This company’s high-value, small operations approach is a model for Canadian manufacturing

October 26, 2015 Financial Post

By Tony Wanless

In their early days, most companies are tiny, meaning they have to concentrate on sourcing business locally, or at least close by, to test their product or service. Going global is usually a dream way down the road.

Then there is Vancouver-based Vanrx Pharmasystems, which develops and produces advanced robotic manufacturing solutions for the global pharmaceutical industry. It aimed to be a global company right out of the gate.

Eight-year-old Vanrx provides pharmas in Europe, Asia and most recently North America with containers needed to store and transport today’s leading-edge, lifesaving medicines — biopharmaceuticals that are the result of global development of advanced treatments for diseases such as cancer.

Although it does not make the vials that hold the medicine, that’s mass production stuff, it uses ‘isolated robotics’ technology to ensure they are aseptic, or absolutely sterile, sealed, and able to be injected with vital medicines.

In that sense, Vanrx is the antithesis of the common perception of manufacturing operations — monstrous complexes with huge production lines staffed by armies of workers. Instead, it is nimble and dedicated to a single purpose, which is the sterilization of medicinal containers so they can be efficiently delivered to where they are needed.

This process is extremely high-value because the products it packages are very expensive, and are the result of years of biopharmaceutical research by large drug makers. And being a high-value service allows Vanrx to remain relatively small.

For its first six to seven years, the company had only a handful of employees. Today, with the addition of self-designed isolated robotics that have increased capacity, it still employs only a relatively small workforce of 50.

Vanrx’s business model could be the future for a battered Canadian manufacturing industry — small, strategic, and extremely focused on small-lot production of very high-value products or anything that requires careful building or handling and can command a high price. By way of illustration, a somewhat parallel sector would be the rise of craft operations such as craft breweries, which have sprouted up across Canada.

Vanrx CEO Chris Procyshyn, who has worked for pharmaceutical manufacturers in the U.S. and Canada, most recently with B.C. drugmaker QLT Inc., said Canadian companies can no longer depend on a rapidly fading traditional manufacturing base but have to be innovative to compete and survive.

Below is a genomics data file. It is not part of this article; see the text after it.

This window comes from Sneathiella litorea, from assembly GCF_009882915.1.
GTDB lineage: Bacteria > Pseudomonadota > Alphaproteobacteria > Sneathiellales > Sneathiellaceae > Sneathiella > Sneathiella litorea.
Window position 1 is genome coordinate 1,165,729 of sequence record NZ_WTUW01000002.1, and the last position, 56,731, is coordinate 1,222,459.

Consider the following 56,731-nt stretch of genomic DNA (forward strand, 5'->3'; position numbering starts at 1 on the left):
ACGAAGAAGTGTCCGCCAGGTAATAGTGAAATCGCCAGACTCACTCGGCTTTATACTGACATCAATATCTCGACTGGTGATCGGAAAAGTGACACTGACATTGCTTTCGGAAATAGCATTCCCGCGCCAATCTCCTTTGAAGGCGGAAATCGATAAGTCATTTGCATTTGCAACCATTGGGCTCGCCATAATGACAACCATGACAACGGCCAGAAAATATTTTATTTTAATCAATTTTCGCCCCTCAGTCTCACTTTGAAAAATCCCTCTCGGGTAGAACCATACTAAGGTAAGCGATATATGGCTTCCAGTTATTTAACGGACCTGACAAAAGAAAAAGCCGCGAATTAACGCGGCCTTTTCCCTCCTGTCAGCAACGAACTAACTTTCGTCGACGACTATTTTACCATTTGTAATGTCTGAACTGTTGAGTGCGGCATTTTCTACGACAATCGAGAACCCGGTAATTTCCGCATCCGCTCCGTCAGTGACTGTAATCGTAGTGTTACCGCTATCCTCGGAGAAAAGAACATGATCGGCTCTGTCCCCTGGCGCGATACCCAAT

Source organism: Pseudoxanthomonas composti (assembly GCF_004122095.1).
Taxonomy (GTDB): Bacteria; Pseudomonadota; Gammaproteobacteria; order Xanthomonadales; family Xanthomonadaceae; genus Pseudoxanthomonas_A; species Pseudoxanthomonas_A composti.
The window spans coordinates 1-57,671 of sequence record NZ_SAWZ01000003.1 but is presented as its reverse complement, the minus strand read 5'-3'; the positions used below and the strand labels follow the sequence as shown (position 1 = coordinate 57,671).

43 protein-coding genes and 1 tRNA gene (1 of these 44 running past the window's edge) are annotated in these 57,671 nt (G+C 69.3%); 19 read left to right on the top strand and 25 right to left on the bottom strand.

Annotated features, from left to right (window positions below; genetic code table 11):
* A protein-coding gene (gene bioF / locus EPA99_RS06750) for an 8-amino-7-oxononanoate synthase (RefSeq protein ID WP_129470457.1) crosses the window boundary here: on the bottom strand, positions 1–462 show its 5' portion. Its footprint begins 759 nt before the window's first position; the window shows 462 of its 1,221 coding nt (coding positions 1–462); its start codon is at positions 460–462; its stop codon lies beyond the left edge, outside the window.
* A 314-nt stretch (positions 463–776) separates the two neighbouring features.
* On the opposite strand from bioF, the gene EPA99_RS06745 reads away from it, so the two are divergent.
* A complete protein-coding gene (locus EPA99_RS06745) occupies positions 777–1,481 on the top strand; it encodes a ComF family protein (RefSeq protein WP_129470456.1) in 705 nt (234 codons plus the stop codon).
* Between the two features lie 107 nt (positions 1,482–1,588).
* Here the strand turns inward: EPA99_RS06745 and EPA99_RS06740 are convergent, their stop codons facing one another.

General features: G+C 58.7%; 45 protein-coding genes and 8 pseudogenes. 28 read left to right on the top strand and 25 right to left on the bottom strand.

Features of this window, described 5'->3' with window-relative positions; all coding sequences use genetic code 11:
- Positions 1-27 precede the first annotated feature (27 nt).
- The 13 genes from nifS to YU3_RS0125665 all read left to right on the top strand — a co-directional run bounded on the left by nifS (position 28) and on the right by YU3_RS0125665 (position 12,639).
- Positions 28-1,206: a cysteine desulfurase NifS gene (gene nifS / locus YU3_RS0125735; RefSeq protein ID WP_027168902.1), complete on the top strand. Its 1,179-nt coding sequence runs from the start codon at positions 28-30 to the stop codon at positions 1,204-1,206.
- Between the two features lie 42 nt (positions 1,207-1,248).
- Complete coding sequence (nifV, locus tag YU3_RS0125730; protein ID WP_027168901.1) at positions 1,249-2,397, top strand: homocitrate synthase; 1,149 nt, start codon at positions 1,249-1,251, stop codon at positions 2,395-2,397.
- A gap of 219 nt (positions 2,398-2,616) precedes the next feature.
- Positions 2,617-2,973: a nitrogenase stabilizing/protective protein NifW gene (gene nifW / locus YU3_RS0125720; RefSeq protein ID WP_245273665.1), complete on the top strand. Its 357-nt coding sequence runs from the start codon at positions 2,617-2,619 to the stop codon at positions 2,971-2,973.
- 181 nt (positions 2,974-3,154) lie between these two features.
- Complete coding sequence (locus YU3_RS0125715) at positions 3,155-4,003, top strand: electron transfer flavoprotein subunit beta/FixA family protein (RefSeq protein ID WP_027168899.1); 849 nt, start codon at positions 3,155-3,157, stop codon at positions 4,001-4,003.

“We concentrate on doing the difficult work — anyone can do the easy stuff, so we have to do the hard stuff,” Procyshyn said. “To establish advanced manufacturing, you have to look at the incumbents and see what they are scared of. When we started we aimed at combining the semiconductor and automotive principles into a different kind of system.”

Of course, creating the “hard stuff” didn’t come easy. Since 2007, Vanrx laboured to perfect its robotics systems while surviving on investor money and some jobbing for Asian manufacturers who recognized its operation efficiency and, hence, lower costs. While searching for big pharma clients, it also worked for producers of biosimilars, or generics, of blockbuster drugs coming off patent. Its main method of marketing was (and still is) Google ads.

But then one day it received a curious request from a South African environmental group that was trying to save rhinos from poaching by tranquilizing them and moving them to protected areas. The tough rhino hides were impervious to most tranquilization methods so the innovative group, which found Vanrx through a Google ad, wondered if the company could develop a better method of delivering the medicines. Vanrx did, and as a result had a client to showcase in marketing to other companies.

That was its inflection point, which led to its designing and creating robotic chambers that could inject pharmaceuticals into vials and set them up for shipping, all under extremely aseptic, or sterile, conditions. Today, its robotic cleaning, decontamination and sterilization chambers can handle cleaning, decontamination and sterilization of drugs, as well as freeze-drying them for shipment and storage.

“Last year was our breakout year” said Ross Gold, managing director of Vanrx. “Our standardization of sizes and materials requires fewer people and is less labour intensive, so our products cost less. The lower Canadian dollar also helps.”

Read the full article here: http://business.financialpost.com/entrepreneur/growth-strategies/this-companys-high-value-small-operations-approach-is-a-model-for-canadian-manufacturing?__lsa=dbe8-bbcc